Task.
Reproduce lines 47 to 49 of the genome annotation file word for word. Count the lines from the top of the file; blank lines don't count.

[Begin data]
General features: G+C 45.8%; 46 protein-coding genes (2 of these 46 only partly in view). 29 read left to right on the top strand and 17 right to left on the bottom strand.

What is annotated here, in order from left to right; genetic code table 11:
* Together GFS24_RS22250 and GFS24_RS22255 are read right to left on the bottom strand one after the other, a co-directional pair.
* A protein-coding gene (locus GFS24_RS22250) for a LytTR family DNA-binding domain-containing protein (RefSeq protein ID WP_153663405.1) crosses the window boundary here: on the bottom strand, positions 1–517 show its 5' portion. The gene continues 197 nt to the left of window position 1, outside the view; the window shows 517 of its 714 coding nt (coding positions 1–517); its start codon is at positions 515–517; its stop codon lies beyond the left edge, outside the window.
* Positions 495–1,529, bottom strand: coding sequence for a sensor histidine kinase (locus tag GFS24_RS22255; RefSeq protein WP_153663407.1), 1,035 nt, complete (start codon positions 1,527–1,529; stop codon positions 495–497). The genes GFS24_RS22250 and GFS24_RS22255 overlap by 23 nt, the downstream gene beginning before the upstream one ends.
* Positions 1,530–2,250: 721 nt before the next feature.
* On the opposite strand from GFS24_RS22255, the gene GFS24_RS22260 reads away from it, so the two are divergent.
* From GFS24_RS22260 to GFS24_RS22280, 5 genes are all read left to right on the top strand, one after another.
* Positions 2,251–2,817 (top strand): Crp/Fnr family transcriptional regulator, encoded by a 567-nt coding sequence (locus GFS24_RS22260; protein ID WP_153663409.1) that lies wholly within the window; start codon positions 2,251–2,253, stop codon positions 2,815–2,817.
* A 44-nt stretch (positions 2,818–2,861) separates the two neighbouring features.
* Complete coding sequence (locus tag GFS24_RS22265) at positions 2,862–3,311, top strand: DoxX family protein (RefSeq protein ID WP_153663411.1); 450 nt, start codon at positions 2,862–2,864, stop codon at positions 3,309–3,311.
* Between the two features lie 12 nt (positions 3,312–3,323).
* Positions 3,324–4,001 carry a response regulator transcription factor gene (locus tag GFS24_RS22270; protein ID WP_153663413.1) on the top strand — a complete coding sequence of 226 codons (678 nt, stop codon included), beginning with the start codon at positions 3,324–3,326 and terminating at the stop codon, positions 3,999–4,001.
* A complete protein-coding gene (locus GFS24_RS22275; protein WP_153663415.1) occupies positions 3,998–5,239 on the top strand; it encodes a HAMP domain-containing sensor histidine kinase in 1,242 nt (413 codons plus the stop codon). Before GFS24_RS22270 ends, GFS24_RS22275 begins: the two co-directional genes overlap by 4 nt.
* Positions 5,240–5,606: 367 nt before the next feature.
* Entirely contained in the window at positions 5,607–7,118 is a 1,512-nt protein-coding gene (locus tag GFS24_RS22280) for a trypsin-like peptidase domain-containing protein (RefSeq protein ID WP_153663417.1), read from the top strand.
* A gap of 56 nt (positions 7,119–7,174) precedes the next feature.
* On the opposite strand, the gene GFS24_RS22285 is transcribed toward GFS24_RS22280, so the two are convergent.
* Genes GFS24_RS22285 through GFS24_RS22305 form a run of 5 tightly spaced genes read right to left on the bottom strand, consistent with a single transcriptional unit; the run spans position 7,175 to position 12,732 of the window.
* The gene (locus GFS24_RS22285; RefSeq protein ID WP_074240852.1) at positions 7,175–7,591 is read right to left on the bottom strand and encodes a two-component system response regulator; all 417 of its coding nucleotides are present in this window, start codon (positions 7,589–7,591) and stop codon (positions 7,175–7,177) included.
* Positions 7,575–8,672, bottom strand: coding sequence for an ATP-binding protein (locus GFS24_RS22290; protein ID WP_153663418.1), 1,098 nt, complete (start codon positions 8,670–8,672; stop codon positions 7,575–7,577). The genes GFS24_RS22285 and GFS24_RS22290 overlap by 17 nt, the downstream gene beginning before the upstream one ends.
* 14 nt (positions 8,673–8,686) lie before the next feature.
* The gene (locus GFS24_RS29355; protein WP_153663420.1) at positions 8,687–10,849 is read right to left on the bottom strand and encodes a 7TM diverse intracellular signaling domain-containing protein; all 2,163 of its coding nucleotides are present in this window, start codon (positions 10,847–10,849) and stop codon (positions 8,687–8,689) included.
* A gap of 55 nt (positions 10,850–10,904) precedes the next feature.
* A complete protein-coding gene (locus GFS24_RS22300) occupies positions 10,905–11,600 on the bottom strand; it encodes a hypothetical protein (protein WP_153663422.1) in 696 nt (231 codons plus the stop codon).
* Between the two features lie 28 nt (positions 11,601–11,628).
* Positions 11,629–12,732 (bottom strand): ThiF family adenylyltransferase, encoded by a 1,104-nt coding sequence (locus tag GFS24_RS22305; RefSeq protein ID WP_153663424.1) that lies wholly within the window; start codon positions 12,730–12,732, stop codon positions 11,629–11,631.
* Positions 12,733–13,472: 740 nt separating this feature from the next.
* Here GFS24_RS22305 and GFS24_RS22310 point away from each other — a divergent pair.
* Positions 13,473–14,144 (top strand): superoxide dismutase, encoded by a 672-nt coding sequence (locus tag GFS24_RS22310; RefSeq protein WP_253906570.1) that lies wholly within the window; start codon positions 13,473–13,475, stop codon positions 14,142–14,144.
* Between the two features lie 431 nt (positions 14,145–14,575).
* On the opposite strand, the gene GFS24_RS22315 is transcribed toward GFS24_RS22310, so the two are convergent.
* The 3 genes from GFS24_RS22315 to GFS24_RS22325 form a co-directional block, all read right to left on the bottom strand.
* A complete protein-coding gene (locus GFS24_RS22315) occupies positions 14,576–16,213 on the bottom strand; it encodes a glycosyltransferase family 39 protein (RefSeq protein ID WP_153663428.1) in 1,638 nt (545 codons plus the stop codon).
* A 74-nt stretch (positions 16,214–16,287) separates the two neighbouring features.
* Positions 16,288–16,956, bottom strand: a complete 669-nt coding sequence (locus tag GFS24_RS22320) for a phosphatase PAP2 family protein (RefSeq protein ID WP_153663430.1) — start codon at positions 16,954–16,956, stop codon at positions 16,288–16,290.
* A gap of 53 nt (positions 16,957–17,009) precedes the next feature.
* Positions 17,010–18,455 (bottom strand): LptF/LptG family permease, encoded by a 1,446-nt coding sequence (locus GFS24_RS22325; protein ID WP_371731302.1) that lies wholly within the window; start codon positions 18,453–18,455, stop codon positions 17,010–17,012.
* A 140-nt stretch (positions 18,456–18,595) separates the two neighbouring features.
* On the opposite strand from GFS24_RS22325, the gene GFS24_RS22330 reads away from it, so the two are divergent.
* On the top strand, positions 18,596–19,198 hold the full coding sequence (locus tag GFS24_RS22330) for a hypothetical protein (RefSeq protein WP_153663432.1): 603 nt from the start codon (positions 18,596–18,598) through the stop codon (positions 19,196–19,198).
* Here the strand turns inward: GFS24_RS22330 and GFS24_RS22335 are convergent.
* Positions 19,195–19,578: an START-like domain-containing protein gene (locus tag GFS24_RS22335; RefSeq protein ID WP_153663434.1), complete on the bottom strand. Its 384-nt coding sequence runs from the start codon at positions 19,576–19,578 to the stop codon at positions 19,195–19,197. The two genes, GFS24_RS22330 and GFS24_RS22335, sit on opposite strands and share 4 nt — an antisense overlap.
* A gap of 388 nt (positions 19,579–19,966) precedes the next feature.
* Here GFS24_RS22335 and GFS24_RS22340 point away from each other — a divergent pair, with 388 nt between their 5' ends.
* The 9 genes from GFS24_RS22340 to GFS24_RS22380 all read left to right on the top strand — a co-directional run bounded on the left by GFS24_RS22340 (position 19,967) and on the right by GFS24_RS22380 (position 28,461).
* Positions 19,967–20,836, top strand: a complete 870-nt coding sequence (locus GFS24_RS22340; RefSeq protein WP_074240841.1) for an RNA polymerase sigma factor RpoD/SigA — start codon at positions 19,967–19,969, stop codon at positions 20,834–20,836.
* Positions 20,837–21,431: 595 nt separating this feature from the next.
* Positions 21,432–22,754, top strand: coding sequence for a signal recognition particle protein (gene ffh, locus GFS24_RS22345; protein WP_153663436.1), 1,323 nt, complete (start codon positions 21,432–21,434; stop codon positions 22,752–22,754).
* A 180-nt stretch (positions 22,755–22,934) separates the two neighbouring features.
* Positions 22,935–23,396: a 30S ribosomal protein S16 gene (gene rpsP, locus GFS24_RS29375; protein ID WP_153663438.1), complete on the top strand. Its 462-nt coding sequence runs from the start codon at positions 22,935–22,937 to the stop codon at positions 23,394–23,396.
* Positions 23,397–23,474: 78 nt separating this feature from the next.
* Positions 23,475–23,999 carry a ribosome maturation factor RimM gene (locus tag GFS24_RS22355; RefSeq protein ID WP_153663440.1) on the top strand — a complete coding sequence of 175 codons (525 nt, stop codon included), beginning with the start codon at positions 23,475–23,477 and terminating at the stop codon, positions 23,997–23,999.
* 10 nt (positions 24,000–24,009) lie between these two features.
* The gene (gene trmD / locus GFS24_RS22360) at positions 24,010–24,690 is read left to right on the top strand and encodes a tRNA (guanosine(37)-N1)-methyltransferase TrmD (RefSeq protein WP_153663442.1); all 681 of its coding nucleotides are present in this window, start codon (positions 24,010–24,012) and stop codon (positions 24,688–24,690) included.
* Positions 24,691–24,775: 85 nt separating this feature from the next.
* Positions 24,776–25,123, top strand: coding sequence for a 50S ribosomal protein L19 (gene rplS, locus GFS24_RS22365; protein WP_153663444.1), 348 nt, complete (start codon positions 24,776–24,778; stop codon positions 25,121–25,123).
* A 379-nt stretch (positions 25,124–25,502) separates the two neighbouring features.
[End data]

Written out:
* Positions 19,967–20,836, top strand: a complete 870-nt coding sequence (locus GFS24_RS22340; RefSeq protein WP_074240841.1) for an RNA polymerase sigma factor RpoD/SigA — start codon at positions 19,967–19,969, stop codon at positions 20,834–20,836.
* Positions 20,837–21,431: 595 nt separating this feature from the next.
* Positions 21,432–22,754, top strand: coding sequence for a signal recognition particle protein (gene ffh, locus GFS24_RS22345; protein WP_153663436.1), 1,323 nt, complete (start codon positions 21,432–21,434; stop codon positions 22,752–22,754).